Jen Shyu's approach to musicianship is what many would call consummate. Having begun musical studies at a very early age, she has become a highly accomplished pianist, vocalist, dancer and composer. She began to explore improvisation during her studies at Stanford University and has since become a regular collaborator with saxophonist Steve Coleman. This association is reflected in much of her recent work. With her formal studies providing a firm musical foundation, Shyu deftly integrates ethnographical research with innovative new musical structures, producing work that is both cerebral and visceral.
Though born and raised in the US, she has done extensive research into her own ethnic heritage, traveling to Taiwan, Cuba and Brazil to research the Chinese Diaspora. With excerpts from the Tao Te Ching
and Cuba Commission Report: A Hidden History of the Chinese in Cuba
combining with the work of various contemporary poets and Shyu's own original work, the texts Shyu has assembled for Jade Tongue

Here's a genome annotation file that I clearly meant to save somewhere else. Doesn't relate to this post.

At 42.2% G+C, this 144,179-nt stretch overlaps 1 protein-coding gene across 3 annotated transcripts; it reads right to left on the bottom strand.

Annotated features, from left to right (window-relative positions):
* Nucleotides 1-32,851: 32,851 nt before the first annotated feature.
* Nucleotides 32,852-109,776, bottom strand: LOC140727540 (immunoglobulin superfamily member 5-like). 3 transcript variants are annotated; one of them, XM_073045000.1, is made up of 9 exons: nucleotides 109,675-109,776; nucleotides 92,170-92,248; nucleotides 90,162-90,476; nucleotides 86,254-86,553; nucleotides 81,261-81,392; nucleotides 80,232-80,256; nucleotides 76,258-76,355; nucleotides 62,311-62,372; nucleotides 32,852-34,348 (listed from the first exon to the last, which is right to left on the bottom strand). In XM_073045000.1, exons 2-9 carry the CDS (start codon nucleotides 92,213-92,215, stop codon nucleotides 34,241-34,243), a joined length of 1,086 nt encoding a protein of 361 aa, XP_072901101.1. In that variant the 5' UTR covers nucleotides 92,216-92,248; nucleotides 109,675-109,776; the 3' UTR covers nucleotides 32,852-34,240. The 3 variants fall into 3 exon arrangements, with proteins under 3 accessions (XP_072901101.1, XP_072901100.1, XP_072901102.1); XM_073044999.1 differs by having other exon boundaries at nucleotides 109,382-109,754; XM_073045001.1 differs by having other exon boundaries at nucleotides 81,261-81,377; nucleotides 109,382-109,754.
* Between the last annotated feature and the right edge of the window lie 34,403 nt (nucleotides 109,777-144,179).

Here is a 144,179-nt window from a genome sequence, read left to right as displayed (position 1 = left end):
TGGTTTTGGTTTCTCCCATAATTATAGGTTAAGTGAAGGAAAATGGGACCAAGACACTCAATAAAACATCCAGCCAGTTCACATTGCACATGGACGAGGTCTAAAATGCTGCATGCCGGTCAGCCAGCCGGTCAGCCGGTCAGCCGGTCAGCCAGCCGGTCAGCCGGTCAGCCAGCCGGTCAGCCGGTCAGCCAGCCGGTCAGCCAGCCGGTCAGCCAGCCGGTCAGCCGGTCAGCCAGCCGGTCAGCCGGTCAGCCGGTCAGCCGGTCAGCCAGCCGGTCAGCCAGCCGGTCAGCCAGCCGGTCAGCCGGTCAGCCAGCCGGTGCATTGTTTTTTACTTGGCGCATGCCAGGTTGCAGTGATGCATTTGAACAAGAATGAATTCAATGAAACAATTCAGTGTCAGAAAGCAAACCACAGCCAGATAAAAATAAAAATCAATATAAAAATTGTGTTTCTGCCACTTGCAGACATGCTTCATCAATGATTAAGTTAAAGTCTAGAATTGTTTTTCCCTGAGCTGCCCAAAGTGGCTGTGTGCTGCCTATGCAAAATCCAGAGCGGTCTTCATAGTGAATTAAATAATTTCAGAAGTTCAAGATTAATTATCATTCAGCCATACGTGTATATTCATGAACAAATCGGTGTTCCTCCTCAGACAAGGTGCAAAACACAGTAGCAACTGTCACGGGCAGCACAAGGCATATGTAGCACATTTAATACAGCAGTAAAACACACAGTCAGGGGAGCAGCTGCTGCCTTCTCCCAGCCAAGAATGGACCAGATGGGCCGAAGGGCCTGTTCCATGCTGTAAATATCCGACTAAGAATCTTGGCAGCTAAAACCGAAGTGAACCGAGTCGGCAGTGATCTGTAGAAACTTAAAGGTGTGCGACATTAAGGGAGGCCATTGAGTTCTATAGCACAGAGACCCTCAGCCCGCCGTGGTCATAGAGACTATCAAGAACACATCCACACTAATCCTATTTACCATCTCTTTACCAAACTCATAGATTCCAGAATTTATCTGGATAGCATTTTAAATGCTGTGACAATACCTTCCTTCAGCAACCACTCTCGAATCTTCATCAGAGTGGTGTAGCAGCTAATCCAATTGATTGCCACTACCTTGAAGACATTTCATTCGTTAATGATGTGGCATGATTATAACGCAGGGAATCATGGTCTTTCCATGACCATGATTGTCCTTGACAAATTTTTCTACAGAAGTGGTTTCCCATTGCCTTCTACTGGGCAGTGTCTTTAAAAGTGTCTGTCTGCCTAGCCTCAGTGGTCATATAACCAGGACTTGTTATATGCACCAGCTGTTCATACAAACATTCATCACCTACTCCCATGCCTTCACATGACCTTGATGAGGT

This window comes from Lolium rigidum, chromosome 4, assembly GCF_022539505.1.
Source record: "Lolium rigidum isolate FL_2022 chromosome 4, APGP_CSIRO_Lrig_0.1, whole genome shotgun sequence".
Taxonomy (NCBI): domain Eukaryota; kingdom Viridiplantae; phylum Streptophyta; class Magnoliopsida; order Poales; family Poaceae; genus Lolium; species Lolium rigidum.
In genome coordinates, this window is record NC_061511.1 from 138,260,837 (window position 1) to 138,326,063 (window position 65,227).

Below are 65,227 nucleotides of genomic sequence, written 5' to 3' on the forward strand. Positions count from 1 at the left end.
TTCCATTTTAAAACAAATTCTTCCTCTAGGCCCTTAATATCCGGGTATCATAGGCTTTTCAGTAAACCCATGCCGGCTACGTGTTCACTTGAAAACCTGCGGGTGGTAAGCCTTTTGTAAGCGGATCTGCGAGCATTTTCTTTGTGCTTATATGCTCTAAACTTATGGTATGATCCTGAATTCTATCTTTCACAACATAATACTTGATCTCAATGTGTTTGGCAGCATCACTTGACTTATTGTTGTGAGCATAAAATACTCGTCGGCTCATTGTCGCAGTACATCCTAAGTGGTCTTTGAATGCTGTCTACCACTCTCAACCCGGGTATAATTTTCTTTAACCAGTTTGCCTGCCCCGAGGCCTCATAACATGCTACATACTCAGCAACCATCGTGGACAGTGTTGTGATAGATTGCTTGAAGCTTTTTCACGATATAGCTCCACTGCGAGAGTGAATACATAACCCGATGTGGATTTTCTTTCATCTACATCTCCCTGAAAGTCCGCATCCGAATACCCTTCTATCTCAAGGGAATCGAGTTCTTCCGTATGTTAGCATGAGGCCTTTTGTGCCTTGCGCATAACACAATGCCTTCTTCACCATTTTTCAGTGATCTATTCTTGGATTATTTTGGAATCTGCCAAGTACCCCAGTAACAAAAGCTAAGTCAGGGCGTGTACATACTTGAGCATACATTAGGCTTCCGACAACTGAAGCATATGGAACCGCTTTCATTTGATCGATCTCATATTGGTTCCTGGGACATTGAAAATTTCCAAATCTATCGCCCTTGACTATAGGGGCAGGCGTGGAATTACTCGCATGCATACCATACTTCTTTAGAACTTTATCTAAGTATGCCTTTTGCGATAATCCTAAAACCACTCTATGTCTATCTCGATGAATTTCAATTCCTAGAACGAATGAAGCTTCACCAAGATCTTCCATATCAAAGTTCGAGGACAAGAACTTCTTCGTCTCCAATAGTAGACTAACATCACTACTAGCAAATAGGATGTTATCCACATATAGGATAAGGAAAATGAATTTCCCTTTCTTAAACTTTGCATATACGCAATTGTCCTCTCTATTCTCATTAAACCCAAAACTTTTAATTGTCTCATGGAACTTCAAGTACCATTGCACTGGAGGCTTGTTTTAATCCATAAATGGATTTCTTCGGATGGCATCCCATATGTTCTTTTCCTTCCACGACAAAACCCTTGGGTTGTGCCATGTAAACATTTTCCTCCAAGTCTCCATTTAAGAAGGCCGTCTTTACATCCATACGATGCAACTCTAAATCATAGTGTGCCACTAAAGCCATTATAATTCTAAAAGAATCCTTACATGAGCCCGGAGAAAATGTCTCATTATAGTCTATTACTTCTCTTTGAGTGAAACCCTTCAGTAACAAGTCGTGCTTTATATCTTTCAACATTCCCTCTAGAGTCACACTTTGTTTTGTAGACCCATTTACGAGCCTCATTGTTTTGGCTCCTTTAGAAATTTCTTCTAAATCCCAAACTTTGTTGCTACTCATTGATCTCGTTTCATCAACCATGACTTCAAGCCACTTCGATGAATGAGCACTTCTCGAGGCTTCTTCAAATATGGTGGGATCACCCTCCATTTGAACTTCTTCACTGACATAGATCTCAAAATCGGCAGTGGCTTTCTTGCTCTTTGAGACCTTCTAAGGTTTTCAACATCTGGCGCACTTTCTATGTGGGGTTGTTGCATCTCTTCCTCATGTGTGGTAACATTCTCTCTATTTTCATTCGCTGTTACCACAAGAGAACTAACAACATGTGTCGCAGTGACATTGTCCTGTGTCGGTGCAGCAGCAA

all reflect this work. The mood is somber, often taking a strikingly tragic look at the euphoric heights and moribund depths of the human condition.
The rhythm pairing of bassist Thomas Morgan and drummer Dan Weiss
is as compelling as ever, providing a subdued push on tracks "Chapter 33" and "Lunation," meanwhile creating intricate complexity on "Soomi Line," "Elliptical" and "Eye (I) Inside." Trumpeter Shane Endsley
, saxophonist David Binney
and guitarist Miles Okazaki
often operate in a more supportive role, until the moment when one is given room to demonstrate his prodigious improvisational capabilities. Okazaki's solo on "Chapter 33" is particularly noteworthy, as is Binney's on "Li Bai." Jade Tongue
is a moving exposition of Shyu's compositional, conceptual and musical abilities.
Her vocals segue seamlessly between bilingual spoken word and wordless improvisation, as on "Elliptical/Wayward Son." Her evocative unaccompanied opening, "Mother Cow's Companion," sets the tone exquisitely, while "Moonlight Sorrow," a feature for Shyu's singing with only piano accompaniment, ends the record with a return to a more even-tempered melancholy.
Personnel: Jen Shyu: vocals; Thomas Morgan: bass; Dan Weiss: drums; Shane Endsley: trumpet; David Binney: saxophone; Miles Okazaki: guitar.